Hariri's sudden resignation raised concerns about Riyadh's influence in Lebanon amid escalating regional rivalry between Saudi Arabia and Iran
Lebanon believes that Saudi Arabia is holding leading Sunni politician Saad al-Hariri and that he was forced to resign as prime minister, a top Lebanese government official told Reuters on Thursday.
Hariri resigned on Saturday in a shock declaration read from Saudi Arabia, pitching Lebanon into deep political crisis and pushing the country back to the forefront of a regional struggle between Saudi Arabia and Iran.
The sudden nature of his resignation has fuelled widespread speculation in Lebanon that the Saudi-allied politician has been caught up in a regional power struggle between Iran and Saudi Arabia and coerced into stepping down.
The official said Hariri was still Lebanon’s prime minister and plans to work with foreign states to secure his return to the country.
“Keeping Hariri with restricted freedom in Riyadh is an attack on Lebanese sovereignty. Our dignity is his dignity. We will work with (foreign) states to return him to Beirut.”
Saudi Arabia and Hariri aides have denied reports that he is under house arrest, but he has put out no statements himself denying his movements are being restricted.
Saudi Arabia says the Iran-backed group Hezbollah had “hijacked” the political system.
In his resignation speech, Hariri attacked Iran and Hezbollah for sowing strife in Arab states and said he feared assassination.
“Lebanon is heading towards asking foreign and Arab states to put pressure on Saudi to release Prime Minister Saad al-Hariri,” said the official, who declined to be identified because the government had yet to declare the initiative.
The timing of Hariri's sudden and unexpected resignation, which came amid a wave of arrests targeting high-profile Saudi political and business figures seen by some as a move by Saudi Crown Prince Mohammed bin Salman to consolidate his power, has raised concerns about Riyadh's influence in Lebanon amid escalating regional rivalry between Saudi Arabia and Iran.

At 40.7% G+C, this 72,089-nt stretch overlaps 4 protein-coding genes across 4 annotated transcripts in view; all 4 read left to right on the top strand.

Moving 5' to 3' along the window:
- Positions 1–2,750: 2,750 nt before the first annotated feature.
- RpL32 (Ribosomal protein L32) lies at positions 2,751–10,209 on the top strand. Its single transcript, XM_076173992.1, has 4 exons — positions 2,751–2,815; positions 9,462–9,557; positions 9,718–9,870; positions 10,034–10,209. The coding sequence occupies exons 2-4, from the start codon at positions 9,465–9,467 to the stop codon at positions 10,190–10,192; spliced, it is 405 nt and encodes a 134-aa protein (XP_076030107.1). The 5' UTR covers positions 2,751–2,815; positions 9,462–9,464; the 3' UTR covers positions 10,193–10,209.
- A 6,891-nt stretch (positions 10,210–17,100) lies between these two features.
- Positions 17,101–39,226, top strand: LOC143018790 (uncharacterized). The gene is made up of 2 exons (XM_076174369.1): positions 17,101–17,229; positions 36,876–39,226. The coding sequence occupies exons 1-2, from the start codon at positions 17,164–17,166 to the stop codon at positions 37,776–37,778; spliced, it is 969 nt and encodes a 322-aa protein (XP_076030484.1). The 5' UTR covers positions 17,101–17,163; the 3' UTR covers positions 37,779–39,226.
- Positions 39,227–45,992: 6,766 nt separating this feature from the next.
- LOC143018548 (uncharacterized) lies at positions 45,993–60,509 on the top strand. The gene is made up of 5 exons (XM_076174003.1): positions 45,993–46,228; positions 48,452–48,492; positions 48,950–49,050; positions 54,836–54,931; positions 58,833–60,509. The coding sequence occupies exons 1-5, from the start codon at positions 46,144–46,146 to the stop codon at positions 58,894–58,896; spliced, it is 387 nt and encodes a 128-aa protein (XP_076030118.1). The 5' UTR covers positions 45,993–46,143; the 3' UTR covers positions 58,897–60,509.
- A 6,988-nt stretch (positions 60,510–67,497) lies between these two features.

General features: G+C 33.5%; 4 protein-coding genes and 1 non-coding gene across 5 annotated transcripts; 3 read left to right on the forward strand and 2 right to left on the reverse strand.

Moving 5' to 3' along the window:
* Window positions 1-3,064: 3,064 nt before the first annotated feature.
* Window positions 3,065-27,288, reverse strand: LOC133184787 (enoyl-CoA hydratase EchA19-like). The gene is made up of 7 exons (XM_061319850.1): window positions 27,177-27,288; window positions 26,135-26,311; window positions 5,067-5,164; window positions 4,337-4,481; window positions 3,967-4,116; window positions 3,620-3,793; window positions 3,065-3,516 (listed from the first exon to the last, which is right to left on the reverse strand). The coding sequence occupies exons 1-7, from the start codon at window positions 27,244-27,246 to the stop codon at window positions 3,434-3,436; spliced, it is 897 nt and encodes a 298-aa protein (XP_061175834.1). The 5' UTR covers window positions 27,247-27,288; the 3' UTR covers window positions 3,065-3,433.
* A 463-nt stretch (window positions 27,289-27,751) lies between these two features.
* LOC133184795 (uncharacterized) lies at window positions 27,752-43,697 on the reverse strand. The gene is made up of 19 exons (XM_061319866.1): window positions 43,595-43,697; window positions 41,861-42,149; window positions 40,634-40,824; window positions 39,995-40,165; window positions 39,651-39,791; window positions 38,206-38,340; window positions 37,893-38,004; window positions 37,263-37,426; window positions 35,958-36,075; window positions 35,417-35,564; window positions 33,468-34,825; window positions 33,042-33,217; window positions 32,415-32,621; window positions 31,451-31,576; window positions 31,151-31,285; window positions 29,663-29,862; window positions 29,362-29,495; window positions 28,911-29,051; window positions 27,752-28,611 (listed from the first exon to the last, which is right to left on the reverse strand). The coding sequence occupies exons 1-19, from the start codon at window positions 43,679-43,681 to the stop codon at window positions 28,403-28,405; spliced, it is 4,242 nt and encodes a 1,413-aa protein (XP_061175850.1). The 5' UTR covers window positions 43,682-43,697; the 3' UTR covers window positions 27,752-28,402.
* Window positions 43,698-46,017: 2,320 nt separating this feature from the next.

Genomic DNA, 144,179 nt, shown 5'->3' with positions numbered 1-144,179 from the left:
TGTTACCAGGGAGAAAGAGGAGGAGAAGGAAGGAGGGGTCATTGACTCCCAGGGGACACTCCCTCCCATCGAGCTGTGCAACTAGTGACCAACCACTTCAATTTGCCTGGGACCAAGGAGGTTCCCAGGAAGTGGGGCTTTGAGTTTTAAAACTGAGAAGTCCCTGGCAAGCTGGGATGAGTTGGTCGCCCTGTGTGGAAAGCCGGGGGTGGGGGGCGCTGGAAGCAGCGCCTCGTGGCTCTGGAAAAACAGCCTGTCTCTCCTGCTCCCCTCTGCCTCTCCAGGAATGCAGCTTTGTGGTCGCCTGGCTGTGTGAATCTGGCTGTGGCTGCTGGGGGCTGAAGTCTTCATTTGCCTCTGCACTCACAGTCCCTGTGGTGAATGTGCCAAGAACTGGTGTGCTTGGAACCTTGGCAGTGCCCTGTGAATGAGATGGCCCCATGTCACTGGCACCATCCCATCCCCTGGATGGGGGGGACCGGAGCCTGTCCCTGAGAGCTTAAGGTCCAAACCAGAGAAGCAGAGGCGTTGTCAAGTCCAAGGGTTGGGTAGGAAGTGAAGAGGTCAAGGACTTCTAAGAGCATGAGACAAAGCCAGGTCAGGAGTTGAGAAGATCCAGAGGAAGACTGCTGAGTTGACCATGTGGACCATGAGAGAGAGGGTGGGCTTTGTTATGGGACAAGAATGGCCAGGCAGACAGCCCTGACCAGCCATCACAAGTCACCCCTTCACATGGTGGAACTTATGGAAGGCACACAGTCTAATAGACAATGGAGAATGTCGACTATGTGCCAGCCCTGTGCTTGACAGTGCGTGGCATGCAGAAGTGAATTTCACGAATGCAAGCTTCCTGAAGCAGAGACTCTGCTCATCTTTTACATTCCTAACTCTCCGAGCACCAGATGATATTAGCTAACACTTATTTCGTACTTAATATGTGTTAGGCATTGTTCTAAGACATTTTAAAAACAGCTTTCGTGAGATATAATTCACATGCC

The uncertainty surrounding Hariri's announcement has left many in Lebanon who spoke with MEE this week concerned that the country will be caught up in fresh regional tensions.
“We have lived through the civil war and had to move to Africa - Sierra Leone," said Fadi Leba’ine, a 59-year-old food preserves salesman in Beirut.
"Now my son, who is 35, has to live through the same struggle I had to face when I was young. I imagine the children of my nephews will also have to live through the same things all over again."
A photo published by the UAE's state-run Emirates News Agency (WAM) on Tuesday showed Hariri meeting Bin Zayed, a key ally of Mohammad bin Salman, in what appeared to be the same suit and tie that he wore in photographs of his meeting with Saudi King Salman bin Abdulaziz al-Saud on Monday and to deliver his resignation speech on Saturday which was broadcast live by Saudi Arabia's al-Arabiya television channel.
Hariri thanked the Emirati leadership for their support for Lebanon and the two men discussed the challenges that Lebanon faced and the "regional interventions" that were obstacles to the prosperity and peace of the country, WAM reported.
Lebanese President Michel Aoun has said that he will not accept Hariri's resignation until he returns to Beirut and explains the circumstances in which he had made his decision to quit.
The newspaper also said that Egyptian President Abdel Fattah el-Sisi had told Lebanese Parliamentary Speaker Nabih Berri that he feared Hariri may be under house arrest.